Which Way, Western Man?
A recent dust-up in the classical education world is a healthy conversation that has been coming for a while. I welcome it, and I see in it a parallel to the issues recently brought up at American Reformer regarding “mere Christian” colleges. I want to suggest that “mere classical” is likewise not going to be a sufficient identity in the years ahead.
I spent two years teaching at a classical Christian school, and I have attended conferences by all the big names: Association of Classical Christian Schools, Society for Classical Learning, and CiRCE. I also worked closely with the Classic Learning Test when I helped found Thales (classical) College in Raleigh, North Carolina. I have deep admiration and genuine love for the classical school movement.
Nevertheless, as Timon Cline recently asked in his article “The Scandal of the Evangelical College,” when remarking on Grove City College’s commitment to “Christian principles”–“whose Christianity” and “which principles”–I want to ask of the classical education movement: “whose classical tradition” and “what do you mean by education”?
In my years around people in classical education, I have always been struck by the general agreement not to agree upon a clear definition of classical. Increasingly, I see a disagreement about the meaning of education also.
This day of reckoning for both questions has now come, and it is good that it has come. Briefly, I see two diverging opinions on both of these terms, classical and education.
First classical. As Matthew Freeman argued at The American Conservative, one form (and I agree it is the older form) of classical meant reference to standards of excellence held in many cases by god-like men, such as the half-god, half-man Achilles, or the strictly human pantheon of Plutarch’s Lives of the Famous Greeks and Romans, or the purely fictional account of tragic greatness in the characters of the Greek myths and tragedies. Philosophy too was preoccupied, for the most part, with political philosophy, the task of gaining true knowledge of human excellence as it manifests itself in questions of the best regime.
All this is to say that this form of classical is what Freeman says it was, practically speaking: hero worship, or hero-emulation as a form of education for producing the greatest men. As someone who now directs a leadership program at a university, I am well acquainted with the attempts to jettison this form of education and replace it with a social science for producing leaders.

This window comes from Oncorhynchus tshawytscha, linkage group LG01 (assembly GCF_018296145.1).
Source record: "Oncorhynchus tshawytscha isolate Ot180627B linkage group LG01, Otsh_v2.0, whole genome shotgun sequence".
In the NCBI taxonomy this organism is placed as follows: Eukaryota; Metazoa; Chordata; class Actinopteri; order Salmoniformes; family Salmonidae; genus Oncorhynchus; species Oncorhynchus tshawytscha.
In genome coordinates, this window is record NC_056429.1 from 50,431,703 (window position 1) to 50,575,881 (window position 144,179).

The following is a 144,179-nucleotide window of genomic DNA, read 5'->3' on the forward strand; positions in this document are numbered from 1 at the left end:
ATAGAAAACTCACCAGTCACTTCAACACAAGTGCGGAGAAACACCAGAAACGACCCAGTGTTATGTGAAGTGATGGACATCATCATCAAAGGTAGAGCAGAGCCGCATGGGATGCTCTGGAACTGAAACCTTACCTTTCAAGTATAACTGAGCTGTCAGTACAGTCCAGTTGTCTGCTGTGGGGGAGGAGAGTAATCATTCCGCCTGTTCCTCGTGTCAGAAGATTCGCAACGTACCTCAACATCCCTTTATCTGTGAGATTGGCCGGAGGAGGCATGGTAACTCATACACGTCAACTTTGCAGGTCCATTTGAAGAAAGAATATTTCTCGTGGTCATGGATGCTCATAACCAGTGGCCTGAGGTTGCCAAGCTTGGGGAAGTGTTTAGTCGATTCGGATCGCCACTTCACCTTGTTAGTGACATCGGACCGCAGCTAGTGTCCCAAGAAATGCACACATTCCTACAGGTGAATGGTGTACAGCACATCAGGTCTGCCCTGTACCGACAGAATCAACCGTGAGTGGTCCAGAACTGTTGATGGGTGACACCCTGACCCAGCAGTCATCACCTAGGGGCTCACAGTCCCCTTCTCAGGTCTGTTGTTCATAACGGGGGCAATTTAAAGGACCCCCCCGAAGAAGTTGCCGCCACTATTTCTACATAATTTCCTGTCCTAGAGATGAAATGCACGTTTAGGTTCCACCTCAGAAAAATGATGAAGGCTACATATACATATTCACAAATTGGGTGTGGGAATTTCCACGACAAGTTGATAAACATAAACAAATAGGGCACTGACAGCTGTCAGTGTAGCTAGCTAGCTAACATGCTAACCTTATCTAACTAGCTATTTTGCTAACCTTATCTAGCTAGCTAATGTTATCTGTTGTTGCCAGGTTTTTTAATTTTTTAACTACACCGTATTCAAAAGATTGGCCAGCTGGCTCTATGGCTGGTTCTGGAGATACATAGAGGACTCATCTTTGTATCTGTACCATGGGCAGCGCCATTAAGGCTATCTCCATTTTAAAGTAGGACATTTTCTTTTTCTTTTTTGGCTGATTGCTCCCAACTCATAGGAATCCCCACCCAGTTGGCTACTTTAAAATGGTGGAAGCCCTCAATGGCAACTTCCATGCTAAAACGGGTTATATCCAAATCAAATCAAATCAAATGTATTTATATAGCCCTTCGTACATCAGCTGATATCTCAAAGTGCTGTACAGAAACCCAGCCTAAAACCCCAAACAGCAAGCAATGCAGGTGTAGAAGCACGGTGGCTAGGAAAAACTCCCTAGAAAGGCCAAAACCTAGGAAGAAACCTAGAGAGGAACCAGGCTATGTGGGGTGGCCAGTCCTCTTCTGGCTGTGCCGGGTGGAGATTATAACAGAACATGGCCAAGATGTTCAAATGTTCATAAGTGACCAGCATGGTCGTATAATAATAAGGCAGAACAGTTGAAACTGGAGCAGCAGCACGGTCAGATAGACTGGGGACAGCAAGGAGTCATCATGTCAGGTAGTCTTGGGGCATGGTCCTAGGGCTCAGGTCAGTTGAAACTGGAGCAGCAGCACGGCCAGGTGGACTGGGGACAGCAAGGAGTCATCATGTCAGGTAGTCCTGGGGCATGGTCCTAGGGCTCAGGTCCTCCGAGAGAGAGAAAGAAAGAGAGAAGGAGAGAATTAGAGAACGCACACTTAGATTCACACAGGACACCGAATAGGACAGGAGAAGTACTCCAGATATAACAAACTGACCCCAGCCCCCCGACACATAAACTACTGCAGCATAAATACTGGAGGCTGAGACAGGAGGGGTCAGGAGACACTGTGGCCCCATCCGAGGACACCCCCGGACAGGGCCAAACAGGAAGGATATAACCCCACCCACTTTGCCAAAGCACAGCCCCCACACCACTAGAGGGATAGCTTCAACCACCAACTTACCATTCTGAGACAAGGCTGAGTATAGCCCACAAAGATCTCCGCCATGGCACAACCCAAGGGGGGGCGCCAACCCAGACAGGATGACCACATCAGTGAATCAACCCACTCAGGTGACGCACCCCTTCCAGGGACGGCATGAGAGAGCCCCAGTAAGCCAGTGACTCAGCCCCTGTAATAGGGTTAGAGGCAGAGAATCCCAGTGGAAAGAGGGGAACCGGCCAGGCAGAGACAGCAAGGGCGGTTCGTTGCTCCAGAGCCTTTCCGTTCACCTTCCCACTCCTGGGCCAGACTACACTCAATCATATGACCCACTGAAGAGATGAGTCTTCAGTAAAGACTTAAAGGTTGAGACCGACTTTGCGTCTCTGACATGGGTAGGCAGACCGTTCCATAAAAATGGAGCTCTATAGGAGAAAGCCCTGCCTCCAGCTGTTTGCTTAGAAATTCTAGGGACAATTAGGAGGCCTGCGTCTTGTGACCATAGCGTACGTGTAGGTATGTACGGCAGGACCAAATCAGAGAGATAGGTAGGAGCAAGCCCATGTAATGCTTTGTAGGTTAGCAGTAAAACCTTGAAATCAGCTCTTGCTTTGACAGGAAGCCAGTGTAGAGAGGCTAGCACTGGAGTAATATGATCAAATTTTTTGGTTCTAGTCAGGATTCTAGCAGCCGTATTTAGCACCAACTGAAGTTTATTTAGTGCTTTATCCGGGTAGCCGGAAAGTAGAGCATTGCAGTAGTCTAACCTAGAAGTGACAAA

The standard of excellence upheld in this old form transcends all human categories of race, sex, and ethnicity (even Socrates visited the foreign-born Aspasia to query her with his puzzles). The same standard, though, is ruthless, and most people fall short. Further, it is a difficult but engaging question to answer how Christianity aligns with and/or contradicts this older view of classical. This view is evident in the etymology of the word classic, which meant originally “belonging to the highest class; approved as a model,” and “relating to the (highest) classes of the Roman people,” thus, “superior.”
The second form of classical that Freeman seems to describe in contradiction to the old type is a subtly different take. It assumes that because excellence is found equally in potentiality among all humans, two things follow: first that we should expect to see excellence actualized equally among all humans, and thus that all disparities are evidence of an unjust marginalization, and second that such injustice can only be made right by redefining the old view of excellence to mean equal inclusion of all voices, on the assumption that all ancient or medieval authors are of equal merit if viewed without bias.
Classical in this other sense, then, means something more along the lines of cultural preservation. In this understanding, the goal is to preserve all the voices that can be found–even the most obscure– and especially to lift up the ones that have been ignored or not equally appreciated. In this view, classic means, not so much objectively excellent so much as objectively entitled to perpetual consideration of excellence.